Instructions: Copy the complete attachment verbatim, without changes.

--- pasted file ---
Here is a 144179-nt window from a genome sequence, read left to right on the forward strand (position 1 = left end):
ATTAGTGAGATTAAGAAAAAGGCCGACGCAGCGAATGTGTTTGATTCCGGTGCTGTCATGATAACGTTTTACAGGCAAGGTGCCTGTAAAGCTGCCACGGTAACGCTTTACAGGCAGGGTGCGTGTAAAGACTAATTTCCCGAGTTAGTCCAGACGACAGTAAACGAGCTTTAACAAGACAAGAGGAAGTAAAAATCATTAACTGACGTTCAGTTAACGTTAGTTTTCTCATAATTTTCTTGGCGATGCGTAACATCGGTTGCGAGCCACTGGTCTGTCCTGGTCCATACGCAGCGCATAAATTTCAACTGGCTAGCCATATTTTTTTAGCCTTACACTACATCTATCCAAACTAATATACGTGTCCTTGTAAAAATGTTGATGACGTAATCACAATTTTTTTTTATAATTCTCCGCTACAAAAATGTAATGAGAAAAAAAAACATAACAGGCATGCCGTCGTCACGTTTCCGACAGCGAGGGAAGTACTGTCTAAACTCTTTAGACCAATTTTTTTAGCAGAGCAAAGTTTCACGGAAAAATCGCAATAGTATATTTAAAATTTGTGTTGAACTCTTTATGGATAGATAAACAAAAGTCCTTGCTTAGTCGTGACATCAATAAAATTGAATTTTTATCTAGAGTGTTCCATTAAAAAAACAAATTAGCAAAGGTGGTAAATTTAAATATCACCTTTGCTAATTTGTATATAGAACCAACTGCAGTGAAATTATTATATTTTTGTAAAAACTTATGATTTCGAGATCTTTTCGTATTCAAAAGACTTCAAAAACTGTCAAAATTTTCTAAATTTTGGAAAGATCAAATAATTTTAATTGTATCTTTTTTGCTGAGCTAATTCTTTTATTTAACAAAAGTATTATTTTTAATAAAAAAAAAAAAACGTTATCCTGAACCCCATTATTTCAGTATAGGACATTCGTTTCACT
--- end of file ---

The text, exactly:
Here is a 144179-nt window from a genome sequence, read left to right on the forward strand (position 1 = left end):
ATTAGTGAGATTAAGAAAAAGGCCGACGCAGCGAATGTGTTTGATTCCGGTGCTGTCATGATAACGTTTTACAGGCAAGGTGCCTGTAAAGCTGCCACGGTAACGCTTTACAGGCAGGGTGCGTGTAAAGACTAATTTCCCGAGTTAGTCCAGACGACAGTAAACGAGCTTTAACAAGACAAGAGGAAGTAAAAATCATTAACTGACGTTCAGTTAACGTTAGTTTTCTCATAATTTTCTTGGCGATGCGTAACATCGGTTGCGAGCCACTGGTCTGTCCTGGTCCATACGCAGCGCATAAATTTCAACTGGCTAGCCATATTTTTTTAGCCTTACACTACATCTATCCAAACTAATATACGTGTCCTTGTAAAAATGTTGATGACGTAATCACAATTTTTTTTTATAATTCTCCGCTACAAAAATGTAATGAGAAAAAAAAACATAACAGGCATGCCGTCGTCACGTTTCCGACAGCGAGGGAAGTACTGTCTAAACTCTTTAGACCAATTTTTTTAGCAGAGCAAAGTTTCACGGAAAAATCGCAATAGTATATTTAAAATTTGTGTTGAACTCTTTATGGATAGATAAACAAAAGTCCTTGCTTAGTCGTGACATCAATAAAATTGAATTTTTATCTAGAGTGTTCCATTAAAAAAACAAATTAGCAAAGGTGGTAAATTTAAATATCACCTTTGCTAATTTGTATATAGAACCAACTGCAGTGAAATTATTATATTTTTGTAAAAACTTATGATTTCGAGATCTTTTCGTATTCAAAAGACTTCAAAAACTGTCAAAATTTTCTAAATTTTGGAAAGATCAAATAATTTTAATTGTATCTTTTTTGCTGAGCTAATTCTTTTATTTAACAAAAGTATTATTTTTAATAAAAAAAAAAAAACGTTATCCTGAACCCCATTATTTCAGTATAGGACATTCGTTTCACT